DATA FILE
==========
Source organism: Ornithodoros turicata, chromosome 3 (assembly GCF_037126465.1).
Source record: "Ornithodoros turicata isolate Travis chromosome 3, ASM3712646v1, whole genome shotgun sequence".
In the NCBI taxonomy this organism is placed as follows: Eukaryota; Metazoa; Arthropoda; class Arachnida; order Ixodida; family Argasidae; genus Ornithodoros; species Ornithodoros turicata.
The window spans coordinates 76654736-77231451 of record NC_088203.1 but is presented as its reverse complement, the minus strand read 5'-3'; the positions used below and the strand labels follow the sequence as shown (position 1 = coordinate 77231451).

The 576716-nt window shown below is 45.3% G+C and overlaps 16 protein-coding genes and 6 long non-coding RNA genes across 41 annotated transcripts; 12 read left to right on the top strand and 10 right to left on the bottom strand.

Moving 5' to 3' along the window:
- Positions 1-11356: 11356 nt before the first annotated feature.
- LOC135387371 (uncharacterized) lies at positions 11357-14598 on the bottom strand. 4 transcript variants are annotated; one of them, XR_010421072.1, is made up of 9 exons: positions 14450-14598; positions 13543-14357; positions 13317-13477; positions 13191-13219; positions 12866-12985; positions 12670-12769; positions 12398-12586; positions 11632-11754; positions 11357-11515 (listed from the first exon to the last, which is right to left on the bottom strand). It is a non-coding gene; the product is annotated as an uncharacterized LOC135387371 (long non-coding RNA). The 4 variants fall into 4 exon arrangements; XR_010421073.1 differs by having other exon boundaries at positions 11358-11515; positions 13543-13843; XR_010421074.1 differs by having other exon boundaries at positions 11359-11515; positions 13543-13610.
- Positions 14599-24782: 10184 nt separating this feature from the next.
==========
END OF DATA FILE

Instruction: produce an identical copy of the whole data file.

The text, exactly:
Source organism: Ornithodoros turicata, chromosome 3 (assembly GCF_037126465.1).
Source record: "Ornithodoros turicata isolate Travis chromosome 3, ASM3712646v1, whole genome shotgun sequence".
In the NCBI taxonomy this organism is placed as follows: Eukaryota; Metazoa; Arthropoda; class Arachnida; order Ixodida; family Argasidae; genus Ornithodoros; species Ornithodoros turicata.
The window spans coordinates 76654736-77231451 of record NC_088203.1 but is presented as its reverse complement, the minus strand read 5'-3'; the positions used below and the strand labels follow the sequence as shown (position 1 = coordinate 77231451).

The 576716-nt window shown below is 45.3% G+C and overlaps 16 protein-coding genes and 6 long non-coding RNA genes across 41 annotated transcripts; 12 read left to right on the top strand and 10 right to left on the bottom strand.

Moving 5' to 3' along the window:
- Positions 1-11356: 11356 nt before the first annotated feature.
- LOC135387371 (uncharacterized) lies at positions 11357-14598 on the bottom strand. 4 transcript variants are annotated; one of them, XR_010421072.1, is made up of 9 exons: positions 14450-14598; positions 13543-14357; positions 13317-13477; positions 13191-13219; positions 12866-12985; positions 12670-12769; positions 12398-12586; positions 11632-11754; positions 11357-11515 (listed from the first exon to the last, which is right to left on the bottom strand). It is a non-coding gene; the product is annotated as an uncharacterized LOC135387371 (long non-coding RNA). The 4 variants fall into 4 exon arrangements; XR_010421073.1 differs by having other exon boundaries at positions 11358-11515; positions 13543-13843; XR_010421074.1 differs by having other exon boundaries at positions 11359-11515; positions 13543-13610.
- Positions 14599-24782: 10184 nt separating this feature from the next.